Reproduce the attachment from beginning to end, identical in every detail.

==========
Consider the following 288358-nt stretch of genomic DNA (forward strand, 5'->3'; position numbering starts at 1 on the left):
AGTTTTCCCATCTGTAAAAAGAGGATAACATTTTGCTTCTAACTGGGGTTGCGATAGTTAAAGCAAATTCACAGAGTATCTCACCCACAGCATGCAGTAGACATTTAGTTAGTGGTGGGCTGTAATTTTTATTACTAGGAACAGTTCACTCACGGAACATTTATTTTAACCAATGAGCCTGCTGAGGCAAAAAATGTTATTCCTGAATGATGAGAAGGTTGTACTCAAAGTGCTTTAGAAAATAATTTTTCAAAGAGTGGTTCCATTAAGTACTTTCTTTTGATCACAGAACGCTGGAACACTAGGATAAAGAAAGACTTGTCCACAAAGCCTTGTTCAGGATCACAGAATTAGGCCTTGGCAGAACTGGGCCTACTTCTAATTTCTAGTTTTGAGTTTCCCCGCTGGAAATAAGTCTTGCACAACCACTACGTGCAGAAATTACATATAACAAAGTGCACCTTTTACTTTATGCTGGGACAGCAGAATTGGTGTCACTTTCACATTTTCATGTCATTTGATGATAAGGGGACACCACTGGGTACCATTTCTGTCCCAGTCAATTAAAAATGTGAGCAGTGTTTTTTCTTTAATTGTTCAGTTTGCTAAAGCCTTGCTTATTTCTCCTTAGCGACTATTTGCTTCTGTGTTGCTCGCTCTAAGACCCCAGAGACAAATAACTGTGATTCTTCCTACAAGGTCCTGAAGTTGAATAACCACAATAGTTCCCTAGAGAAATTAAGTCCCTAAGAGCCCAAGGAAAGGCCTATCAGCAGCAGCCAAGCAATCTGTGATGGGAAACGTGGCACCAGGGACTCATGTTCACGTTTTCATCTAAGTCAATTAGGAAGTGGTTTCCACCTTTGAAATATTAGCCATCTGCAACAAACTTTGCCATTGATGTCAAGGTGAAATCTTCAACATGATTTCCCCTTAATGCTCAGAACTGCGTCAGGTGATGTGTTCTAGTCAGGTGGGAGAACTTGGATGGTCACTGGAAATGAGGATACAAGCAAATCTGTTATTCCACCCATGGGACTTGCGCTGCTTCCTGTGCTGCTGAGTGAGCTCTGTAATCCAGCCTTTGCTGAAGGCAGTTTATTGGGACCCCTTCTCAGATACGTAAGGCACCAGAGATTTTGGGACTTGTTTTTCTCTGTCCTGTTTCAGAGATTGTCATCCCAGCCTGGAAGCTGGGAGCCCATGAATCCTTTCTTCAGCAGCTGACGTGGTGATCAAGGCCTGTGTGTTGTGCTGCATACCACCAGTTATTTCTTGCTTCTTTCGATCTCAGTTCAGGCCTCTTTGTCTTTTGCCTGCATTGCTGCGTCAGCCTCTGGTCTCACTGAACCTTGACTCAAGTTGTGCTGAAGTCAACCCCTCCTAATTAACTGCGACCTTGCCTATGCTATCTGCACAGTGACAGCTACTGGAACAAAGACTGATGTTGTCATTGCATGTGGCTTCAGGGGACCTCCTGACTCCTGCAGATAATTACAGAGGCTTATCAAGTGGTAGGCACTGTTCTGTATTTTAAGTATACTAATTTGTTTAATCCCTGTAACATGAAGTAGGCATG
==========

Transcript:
Consider the following 288358-nt stretch of genomic DNA (forward strand, 5'->3'; position numbering starts at 1 on the left):
AGTTTTCCCATCTGTAAAAAGAGGATAACATTTTGCTTCTAACTGGGGTTGCGATAGTTAAAGCAAATTCACAGAGTATCTCACCCACAGCATGCAGTAGACATTTAGTTAGTGGTGGGCTGTAATTTTTATTACTAGGAACAGTTCACTCACGGAACATTTATTTTAACCAATGAGCCTGCTGAGGCAAAAAATGTTATTCCTGAATGATGAGAAGGTTGTACTCAAAGTGCTTTAGAAAATAATTTTTCAAAGAGTGGTTCCATTAAGTACTTTCTTTTGATCACAGAACGCTGGAACACTAGGATAAAGAAAGACTTGTCCACAAAGCCTTGTTCAGGATCACAGAATTAGGCCTTGGCAGAACTGGGCCTACTTCTAATTTCTAGTTTTGAGTTTCCCCGCTGGAAATAAGTCTTGCACAACCACTACGTGCAGAAATTACATATAACAAAGTGCACCTTTTACTTTATGCTGGGACAGCAGAATTGGTGTCACTTTCACATTTTCATGTCATTTGATGATAAGGGGACACCACTGGGTACCATTTCTGTCCCAGTCAATTAAAAATGTGAGCAGTGTTTTTTCTTTAATTGTTCAGTTTGCTAAAGCCTTGCTTATTTCTCCTTAGCGACTATTTGCTTCTGTGTTGCTCGCTCTAAGACCCCAGAGACAAATAACTGTGATTCTTCCTACAAGGTCCTGAAGTTGAATAACCACAATAGTTCCCTAGAGAAATTAAGTCCCTAAGAGCCCAAGGAAAGGCCTATCAGCAGCAGCCAAGCAATCTGTGATGGGAAACGTGGCACCAGGGACTCATGTTCACGTTTTCATCTAAGTCAATTAGGAAGTGGTTTCCACCTTTGAAATATTAGCCATCTGCAACAAACTTTGCCATTGATGTCAAGGTGAAATCTTCAACATGATTTCCCCTTAATGCTCAGAACTGCGTCAGGTGATGTGTTCTAGTCAGGTGGGAGAACTTGGATGGTCACTGGAAATGAGGATACAAGCAAATCTGTTATTCCACCCATGGGACTTGCGCTGCTTCCTGTGCTGCTGAGTGAGCTCTGTAATCCAGCCTTTGCTGAAGGCAGTTTATTGGGACCCCTTCTCAGATACGTAAGGCACCAGAGATTTTGGGACTTGTTTTTCTCTGTCCTGTTTCAGAGATTGTCATCCCAGCCTGGAAGCTGGGAGCCCATGAATCCTTTCTTCAGCAGCTGACGTGGTGATCAAGGCCTGTGTGTTGTGCTGCATACCACCAGTTATTTCTTGCTTCTTTCGATCTCAGTTCAGGCCTCTTTGTCTTTTGCCTGCATTGCTGCGTCAGCCTCTGGTCTCACTGAACCTTGACTCAAGTTGTGCTGAAGTCAACCCCTCCTAATTAACTGCGACCTTGCCTATGCTATCTGCACAGTGACAGCTACTGGAACAAAGACTGATGTTGTCATTGCATGTGGCTTCAGGGGACCTCCTGACTCCTGCAGATAATTACAGAGGCTTATCAAGTGGTAGGCACTGTTCTGTATTTTAAGTATACTAATTTGTTTAATCCCTGTAACATGAAGTAGGCATG